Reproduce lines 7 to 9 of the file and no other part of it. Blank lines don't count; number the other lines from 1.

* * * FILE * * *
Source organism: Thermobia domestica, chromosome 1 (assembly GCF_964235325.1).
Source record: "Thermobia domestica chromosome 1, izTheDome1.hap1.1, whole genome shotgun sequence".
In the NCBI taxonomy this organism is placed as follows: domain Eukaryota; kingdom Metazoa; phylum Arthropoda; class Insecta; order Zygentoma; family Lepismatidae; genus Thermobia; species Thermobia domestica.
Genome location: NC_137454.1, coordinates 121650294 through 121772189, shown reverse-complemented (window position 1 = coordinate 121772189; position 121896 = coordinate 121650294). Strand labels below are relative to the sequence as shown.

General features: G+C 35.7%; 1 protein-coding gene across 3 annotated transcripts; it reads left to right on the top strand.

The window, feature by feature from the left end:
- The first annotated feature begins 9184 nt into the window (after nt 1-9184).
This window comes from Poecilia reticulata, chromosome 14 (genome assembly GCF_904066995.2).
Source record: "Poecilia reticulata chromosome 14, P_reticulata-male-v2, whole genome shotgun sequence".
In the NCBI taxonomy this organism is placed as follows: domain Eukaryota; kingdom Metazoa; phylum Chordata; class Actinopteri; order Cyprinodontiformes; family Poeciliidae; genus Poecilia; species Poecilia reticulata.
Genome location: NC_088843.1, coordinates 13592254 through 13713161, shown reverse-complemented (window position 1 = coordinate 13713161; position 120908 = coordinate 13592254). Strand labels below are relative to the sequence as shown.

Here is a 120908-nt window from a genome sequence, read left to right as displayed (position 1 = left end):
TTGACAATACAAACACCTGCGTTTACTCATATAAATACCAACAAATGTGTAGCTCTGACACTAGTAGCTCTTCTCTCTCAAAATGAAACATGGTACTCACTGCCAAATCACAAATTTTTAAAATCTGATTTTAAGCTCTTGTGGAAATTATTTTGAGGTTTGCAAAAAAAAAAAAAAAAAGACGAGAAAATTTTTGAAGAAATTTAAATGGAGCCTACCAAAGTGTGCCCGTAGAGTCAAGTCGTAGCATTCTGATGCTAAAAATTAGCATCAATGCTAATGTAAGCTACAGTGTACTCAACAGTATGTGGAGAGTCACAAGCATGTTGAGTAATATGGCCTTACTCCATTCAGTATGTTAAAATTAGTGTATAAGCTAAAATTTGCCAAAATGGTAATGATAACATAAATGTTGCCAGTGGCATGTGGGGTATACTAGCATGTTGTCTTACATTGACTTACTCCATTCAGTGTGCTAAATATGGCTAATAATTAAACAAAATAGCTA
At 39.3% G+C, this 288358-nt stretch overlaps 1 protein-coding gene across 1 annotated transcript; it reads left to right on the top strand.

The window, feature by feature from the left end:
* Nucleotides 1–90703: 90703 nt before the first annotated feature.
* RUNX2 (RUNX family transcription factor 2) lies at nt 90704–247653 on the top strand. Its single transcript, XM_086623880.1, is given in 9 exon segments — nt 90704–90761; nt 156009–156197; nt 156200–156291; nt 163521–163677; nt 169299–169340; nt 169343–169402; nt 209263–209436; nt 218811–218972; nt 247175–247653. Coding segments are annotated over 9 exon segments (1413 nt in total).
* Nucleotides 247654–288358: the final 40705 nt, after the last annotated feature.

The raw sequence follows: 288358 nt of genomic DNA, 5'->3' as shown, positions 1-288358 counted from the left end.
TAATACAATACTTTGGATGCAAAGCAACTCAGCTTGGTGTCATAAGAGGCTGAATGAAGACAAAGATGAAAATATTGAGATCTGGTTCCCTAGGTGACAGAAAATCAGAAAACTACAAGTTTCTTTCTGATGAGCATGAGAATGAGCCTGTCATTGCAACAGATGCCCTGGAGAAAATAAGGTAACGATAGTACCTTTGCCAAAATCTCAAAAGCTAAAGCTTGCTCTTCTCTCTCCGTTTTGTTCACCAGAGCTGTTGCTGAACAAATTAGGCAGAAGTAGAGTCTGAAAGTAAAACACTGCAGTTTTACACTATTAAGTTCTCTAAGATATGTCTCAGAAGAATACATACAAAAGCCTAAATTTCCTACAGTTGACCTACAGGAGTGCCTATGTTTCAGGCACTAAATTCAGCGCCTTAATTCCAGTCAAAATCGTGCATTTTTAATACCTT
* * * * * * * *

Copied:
- The first annotated feature begins 9184 nt into the window (after nt 1-9184).
This window comes from Poecilia reticulata, chromosome 14 (genome assembly GCF_904066995.2).
Source record: "Poecilia reticulata chromosome 14, P_reticulata-male-v2, whole genome shotgun sequence".